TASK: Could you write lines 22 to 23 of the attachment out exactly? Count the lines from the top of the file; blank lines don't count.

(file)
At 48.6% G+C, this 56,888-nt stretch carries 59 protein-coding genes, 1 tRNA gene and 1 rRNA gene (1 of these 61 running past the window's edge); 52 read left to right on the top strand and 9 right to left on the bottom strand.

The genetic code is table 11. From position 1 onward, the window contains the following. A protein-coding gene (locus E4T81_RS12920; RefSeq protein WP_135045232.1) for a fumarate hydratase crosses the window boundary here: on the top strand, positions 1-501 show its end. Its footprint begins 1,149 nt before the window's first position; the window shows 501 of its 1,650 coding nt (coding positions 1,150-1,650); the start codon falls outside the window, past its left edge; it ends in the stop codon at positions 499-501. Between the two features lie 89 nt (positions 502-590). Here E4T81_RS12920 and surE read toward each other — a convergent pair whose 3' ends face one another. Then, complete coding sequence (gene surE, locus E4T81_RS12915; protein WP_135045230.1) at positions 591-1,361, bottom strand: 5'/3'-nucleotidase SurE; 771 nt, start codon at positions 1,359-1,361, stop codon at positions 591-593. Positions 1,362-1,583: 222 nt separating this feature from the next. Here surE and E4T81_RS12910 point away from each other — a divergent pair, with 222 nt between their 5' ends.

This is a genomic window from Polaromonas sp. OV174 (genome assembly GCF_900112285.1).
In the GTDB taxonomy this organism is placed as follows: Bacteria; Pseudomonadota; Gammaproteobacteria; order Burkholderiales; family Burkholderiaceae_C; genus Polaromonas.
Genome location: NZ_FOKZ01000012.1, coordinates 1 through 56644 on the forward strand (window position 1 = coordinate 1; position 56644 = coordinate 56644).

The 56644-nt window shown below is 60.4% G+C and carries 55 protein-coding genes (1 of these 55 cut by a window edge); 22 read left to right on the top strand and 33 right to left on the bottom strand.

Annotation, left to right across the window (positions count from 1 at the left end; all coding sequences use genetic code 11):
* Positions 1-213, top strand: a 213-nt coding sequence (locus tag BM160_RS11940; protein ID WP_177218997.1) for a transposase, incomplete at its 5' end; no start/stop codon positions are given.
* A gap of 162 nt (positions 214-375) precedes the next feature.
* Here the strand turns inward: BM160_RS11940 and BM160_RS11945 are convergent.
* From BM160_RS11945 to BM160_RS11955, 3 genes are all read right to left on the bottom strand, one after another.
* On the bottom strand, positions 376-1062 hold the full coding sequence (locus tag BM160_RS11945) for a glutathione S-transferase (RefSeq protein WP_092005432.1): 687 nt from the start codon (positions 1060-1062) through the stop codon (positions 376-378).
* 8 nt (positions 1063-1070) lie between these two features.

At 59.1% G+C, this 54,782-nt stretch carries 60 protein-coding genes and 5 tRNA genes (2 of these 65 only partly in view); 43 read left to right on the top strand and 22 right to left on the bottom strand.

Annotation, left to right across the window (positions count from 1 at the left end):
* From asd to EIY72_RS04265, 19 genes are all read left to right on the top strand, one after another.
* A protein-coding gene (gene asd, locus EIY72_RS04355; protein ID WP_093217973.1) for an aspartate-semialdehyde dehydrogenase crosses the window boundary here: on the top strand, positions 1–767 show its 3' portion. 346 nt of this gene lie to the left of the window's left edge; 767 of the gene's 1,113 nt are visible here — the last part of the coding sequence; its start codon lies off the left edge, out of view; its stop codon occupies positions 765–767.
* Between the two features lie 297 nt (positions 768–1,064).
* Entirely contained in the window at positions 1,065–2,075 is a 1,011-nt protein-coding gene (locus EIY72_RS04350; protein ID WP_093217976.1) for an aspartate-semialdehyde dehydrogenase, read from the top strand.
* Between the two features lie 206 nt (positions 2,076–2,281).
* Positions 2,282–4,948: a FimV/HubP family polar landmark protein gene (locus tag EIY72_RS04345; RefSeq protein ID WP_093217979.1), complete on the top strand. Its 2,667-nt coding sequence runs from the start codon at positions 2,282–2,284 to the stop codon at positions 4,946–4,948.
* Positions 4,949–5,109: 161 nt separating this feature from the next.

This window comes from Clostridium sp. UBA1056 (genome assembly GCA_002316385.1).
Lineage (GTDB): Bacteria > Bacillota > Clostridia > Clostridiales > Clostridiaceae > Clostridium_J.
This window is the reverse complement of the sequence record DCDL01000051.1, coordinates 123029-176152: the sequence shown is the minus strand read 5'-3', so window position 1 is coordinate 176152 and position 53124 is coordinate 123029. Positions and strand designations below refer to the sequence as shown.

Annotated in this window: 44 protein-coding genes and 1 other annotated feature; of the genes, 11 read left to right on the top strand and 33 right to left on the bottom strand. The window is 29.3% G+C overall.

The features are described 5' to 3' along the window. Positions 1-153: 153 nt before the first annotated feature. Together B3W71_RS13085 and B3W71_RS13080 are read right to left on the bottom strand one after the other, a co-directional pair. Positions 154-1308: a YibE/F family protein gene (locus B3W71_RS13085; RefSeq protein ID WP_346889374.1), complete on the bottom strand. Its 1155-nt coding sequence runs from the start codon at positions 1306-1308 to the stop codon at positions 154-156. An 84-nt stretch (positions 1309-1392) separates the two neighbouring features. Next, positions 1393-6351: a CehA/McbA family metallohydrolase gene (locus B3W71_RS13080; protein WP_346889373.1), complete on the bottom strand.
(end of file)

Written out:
* Positions 4,949–5,109: 161 nt separating this feature from the next.

This window comes from Clostridium sp. UBA1056 (genome assembly GCA_002316385.1).